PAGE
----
Before we begin today, I wanted to share that it is my birthday, and this is what the universe decided to get me: Former television host Scott Wolter is going to be coming to my city of Albany next month to give a lecture to the local Masonic lodge. According to an advertisement that a reader shared with me via Twitter, the $15 entry fee to the three-hour event includes dinner. I’m going to go out on a limb and say that Wolter won’t be making good on his promise to buy me a beer when he arrives in town for the May 19 lecture.
Anyway, onto something else I saw on Twitter…
The 1970s were a weird time for everyone, or so I’ve been told. I’m not old enough to have lived through them myself, but pretty much every piece of media I’ve seen from that decade is either weird, grimy, or grim. But I was actually taken a bit aback by the cover of a 1978 UFO magazine posted to Twitter yesterday by the Pulp Librarian. It was a doozy!
“Beware: Polyester Fabrics Are Driving You Insane!” Surely that must be about the most ’70s headline imaginable: conspiratorial, weird, polyester.
That said, the hilarious magazine cover did prompt a little bit of thought about the 1970s and its New Age “mysteries,” both because of the cover itself and a recent article I read in which a parent objected to Oklahoma’s proposed new creationist-friendly teaching standards on the grounds that they would empower teachers to instruct students that the “pyramids were built by aliens.” The bill would provide legal protection to teachers who question scientific conclusions, so long as they do so in an “objective” way that involves criticizing a theory’s “weaknesses.”
Anyway, it made me wonder how it was that “aliens built the pyramids” became shorthand for the ancient astronaut theory, since that specific claim doesn’t appear in most versions of the ancient astronaut theory. Erich von Däniken, for example, devoted a lengthy section of Chariots of the Gods to the mysteries of the pyramids, but he did little more than imply that aliens had something to do with the math. Giorgio Tsoukalos explicitly denies that aliens built the pyramids. It seems that the idea comes mostly from reading into von Däniken’s book and making the connections he didn’t explicitly state.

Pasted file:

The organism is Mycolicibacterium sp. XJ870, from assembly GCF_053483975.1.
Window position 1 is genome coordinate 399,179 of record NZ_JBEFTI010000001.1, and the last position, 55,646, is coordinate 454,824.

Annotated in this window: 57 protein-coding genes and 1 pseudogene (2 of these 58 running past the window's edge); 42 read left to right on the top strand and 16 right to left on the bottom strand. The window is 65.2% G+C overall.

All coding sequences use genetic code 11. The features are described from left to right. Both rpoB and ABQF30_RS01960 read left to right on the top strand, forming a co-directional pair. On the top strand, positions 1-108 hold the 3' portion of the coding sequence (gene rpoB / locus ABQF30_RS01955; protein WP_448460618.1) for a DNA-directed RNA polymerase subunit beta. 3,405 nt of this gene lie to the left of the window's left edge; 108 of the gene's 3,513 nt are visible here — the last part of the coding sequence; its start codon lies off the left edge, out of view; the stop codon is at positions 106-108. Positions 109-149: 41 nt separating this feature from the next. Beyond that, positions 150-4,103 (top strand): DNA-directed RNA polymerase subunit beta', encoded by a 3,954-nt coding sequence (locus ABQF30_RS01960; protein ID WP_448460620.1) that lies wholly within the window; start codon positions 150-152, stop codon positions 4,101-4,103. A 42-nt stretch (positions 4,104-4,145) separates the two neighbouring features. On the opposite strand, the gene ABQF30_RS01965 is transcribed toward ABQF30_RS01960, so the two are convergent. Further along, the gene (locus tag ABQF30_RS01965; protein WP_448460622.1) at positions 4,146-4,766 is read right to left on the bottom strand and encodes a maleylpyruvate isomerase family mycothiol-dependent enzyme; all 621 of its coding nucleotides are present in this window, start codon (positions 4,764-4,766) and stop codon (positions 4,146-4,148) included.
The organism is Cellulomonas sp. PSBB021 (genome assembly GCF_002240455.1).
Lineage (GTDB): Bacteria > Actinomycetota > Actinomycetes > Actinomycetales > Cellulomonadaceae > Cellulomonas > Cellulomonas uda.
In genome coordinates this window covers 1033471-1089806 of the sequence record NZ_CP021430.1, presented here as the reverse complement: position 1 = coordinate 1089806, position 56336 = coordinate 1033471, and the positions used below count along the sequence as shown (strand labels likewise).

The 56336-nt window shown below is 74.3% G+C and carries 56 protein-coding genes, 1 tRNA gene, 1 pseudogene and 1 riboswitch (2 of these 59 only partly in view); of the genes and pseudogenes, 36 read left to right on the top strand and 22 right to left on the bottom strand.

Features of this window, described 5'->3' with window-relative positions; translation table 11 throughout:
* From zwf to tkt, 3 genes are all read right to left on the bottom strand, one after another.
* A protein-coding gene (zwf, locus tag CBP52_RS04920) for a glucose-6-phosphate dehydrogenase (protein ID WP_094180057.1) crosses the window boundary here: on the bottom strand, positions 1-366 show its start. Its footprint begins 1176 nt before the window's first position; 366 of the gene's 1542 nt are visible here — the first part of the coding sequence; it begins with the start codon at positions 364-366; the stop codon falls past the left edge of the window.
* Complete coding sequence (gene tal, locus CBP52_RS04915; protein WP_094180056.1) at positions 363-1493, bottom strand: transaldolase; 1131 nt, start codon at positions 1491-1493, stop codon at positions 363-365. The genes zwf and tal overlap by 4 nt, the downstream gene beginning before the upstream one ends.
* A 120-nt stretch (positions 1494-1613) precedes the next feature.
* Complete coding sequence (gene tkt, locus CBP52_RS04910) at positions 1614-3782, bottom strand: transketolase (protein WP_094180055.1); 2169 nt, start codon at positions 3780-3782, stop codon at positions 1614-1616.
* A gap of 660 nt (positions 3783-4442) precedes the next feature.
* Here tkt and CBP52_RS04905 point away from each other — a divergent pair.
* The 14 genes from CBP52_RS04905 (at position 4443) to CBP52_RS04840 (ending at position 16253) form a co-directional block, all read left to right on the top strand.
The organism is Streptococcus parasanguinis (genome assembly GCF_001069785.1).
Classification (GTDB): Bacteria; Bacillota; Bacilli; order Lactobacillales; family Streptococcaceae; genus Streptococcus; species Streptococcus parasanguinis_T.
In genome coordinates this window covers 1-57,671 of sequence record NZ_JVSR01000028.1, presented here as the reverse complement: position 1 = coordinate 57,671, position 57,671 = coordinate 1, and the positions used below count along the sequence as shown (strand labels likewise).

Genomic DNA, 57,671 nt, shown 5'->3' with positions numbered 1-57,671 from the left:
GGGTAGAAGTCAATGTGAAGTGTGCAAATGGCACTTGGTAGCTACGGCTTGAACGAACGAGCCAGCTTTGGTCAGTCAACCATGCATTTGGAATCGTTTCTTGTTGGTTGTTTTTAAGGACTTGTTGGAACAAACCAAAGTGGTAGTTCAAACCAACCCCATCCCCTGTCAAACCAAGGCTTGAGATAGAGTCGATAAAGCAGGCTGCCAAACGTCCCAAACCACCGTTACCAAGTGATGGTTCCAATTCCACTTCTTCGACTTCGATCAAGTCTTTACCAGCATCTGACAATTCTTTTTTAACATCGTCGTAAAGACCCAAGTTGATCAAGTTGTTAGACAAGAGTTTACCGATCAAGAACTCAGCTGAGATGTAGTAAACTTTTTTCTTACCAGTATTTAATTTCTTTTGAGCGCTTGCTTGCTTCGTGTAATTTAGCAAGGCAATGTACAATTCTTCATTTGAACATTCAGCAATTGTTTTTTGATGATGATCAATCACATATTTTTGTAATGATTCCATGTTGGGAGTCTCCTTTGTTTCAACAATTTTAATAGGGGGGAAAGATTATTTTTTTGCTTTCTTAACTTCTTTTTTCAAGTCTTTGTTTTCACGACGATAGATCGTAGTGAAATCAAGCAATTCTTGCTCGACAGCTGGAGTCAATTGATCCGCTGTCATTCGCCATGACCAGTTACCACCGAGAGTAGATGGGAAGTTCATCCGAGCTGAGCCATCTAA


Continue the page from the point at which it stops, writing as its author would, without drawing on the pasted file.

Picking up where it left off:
But what I found most interesting in researching this is that von Däniken and the classic ancient astronaut writers were rather late to the party, and the whole idea of aliens building the pyramids had already been thoroughly worked through in science fiction, and occasionally in UFO books, prior to the ancient astronaut explosion. Garrett P. Serviss, for example, in his 1898 novel Edison’s Conquest of Mars explicitly states “The Martians were the builders of the Great Sphinx and the Pyramids.” While not strictly on the same subject, I found this fascinating passage by science fiction writer P. Schuyler Miller in a nonfiction column for Astounding in July 1958, in an article on the connection between science fiction, ancient history, and occult mysticism:
These various themes that science fiction and fantasy have shared and are sharing with cult-type movements seem to me to be of two main kinds: “They”-centered, and "We”-centered. The first are the kind of thing Wolfgang Müller was discussing in the passages I quoted — a groping for a dogma, an authority, to bolster us up in this uncertain world we’re in. Atlantis — Mu — the sages of Mount Shasta or Tibet — the “geniuses” who made the pyramids, or the Easter Island statues, or the fortress of Sacsahuaman — the people who drive the saucers — all these, severally and in some ungodly amalgams, are variations on the idea that a Great and Wise Power has existed, or does exist, which can solve all our problems if only we’ll let it, and bring back the Golden Age. We want archaeologists to dig up the “secrets” of Mu or Egypt and make everything easy again; we want All-wise, All- powerful people from the stars to come down and take care of us.